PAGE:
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    Malay Quail Trap (Jebak Puyuh)

    Malay People, Malaysia or Southern Thailand
    mid-20th century

    width: 25.2cm, height: 25cm, depth: 20.5cm



    UK art market

    – scroll down to see further images –

    This interesting device is typically Malay – it is both utilitarian and decorative. It is a trap that was used to catch quails in the jungle and is known as a jebak puyuh.

    Quail catching was a favourite pastime among Malays including Malay princes and aristocrats, hence the development of traps.

    It is a fine example of the relatively sophisticated wood carving abilities of the Malays as well as their basketry.

    The body is made from folded and shaped wire work, with a wooden floor and carved wooden frontpiece for the trap door. It is carved with leafy flourishes orchid motifs and the overall form is based on a ceremonial gate or gunungan to an aristocratic Malay compound.

    The interior has two old plastic tubes that probably contained water for the birds.

    It works by lifting the front grate of the trap which comprises rattan and woven string. The drop-down bamboo grate behind this is also raised. Inside, a tame female quail would be tethered by its leg. Passing male quails would be attracted inside and as they enter, they trip a stick that holds open the first grate. This comes crashing down trapping the male inside. The owner of the trap can then come and push down the bamboo grate further trapping the quail inside. The metal rings on each side can then be looped over the ends of both grates to hold everything secure and then the trap, with the enclosed birds, can then be carried away. A handle to the top of the body of the trap facilitates carrying. There is even a small bamboo canister inside which held water for the comfort of the quails.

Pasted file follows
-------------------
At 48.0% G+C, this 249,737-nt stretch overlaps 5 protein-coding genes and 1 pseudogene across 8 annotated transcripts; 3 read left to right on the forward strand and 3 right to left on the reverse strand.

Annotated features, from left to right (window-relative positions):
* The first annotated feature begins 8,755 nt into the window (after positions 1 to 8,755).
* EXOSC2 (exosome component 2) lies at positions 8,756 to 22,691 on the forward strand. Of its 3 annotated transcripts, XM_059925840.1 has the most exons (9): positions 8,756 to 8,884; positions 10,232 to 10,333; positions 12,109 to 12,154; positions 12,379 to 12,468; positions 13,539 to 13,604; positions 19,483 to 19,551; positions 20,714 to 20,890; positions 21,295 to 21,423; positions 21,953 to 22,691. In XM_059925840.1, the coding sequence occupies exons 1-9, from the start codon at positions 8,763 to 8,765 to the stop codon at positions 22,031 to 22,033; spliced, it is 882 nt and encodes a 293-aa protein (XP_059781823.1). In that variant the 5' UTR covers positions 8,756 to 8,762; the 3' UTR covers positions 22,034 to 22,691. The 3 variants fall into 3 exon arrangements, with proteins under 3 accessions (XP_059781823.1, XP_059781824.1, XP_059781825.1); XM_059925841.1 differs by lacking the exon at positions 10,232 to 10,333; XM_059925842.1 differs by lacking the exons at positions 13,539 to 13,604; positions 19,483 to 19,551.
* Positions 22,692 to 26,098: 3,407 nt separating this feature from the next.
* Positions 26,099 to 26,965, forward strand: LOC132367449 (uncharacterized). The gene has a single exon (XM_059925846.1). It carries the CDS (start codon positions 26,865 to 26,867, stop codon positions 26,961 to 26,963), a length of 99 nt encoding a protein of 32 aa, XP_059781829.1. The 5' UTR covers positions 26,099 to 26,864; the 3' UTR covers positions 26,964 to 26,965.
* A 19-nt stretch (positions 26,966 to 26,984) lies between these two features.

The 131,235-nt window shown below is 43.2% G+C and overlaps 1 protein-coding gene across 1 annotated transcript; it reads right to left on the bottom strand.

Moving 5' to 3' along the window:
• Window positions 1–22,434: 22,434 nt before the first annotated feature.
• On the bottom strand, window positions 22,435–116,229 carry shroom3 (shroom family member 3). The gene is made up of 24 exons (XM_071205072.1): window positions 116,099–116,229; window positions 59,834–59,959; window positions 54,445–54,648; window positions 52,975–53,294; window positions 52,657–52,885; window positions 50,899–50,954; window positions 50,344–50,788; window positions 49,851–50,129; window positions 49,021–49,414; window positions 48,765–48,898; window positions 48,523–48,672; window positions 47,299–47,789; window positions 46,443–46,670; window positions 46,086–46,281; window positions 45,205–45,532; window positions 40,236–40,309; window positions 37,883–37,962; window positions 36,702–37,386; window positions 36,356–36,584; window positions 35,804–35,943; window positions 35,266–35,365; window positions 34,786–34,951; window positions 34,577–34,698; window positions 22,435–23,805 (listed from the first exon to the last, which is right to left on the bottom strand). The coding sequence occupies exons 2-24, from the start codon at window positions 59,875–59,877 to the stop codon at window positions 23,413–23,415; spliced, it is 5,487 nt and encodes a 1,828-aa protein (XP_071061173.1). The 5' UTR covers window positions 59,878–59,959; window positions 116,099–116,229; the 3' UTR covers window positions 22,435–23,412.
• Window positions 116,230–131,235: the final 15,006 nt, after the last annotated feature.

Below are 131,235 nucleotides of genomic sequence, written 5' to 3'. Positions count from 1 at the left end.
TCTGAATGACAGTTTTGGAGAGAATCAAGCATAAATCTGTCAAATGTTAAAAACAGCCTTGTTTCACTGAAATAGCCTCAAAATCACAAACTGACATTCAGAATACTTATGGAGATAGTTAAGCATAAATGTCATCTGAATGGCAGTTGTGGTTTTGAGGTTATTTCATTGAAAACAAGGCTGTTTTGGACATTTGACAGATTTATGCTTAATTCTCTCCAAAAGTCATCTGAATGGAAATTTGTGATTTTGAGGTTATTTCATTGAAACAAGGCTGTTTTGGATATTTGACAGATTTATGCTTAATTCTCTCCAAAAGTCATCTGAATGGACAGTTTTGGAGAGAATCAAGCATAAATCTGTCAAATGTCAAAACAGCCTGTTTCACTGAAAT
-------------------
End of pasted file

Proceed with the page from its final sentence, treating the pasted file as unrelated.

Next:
Noor, F. & E. Khoo (2003, pps. 2, 23. 101, 103) illustrate several related quail traps.

    Additionally, Muzium Negara, Malaysia’s national Museum, has several such traps on display.

    The final image below shows an example from the Malay people of southern Thailand, displayed in the Southern Thai Culture Museum, Pattani, Thailand.

    The example here is in fine condition, with ample signs of use and age.


    Noor, F. & E. Khoo, Spirit of Wood: The Art of Malay Woodcarving, Periplus, 2003.

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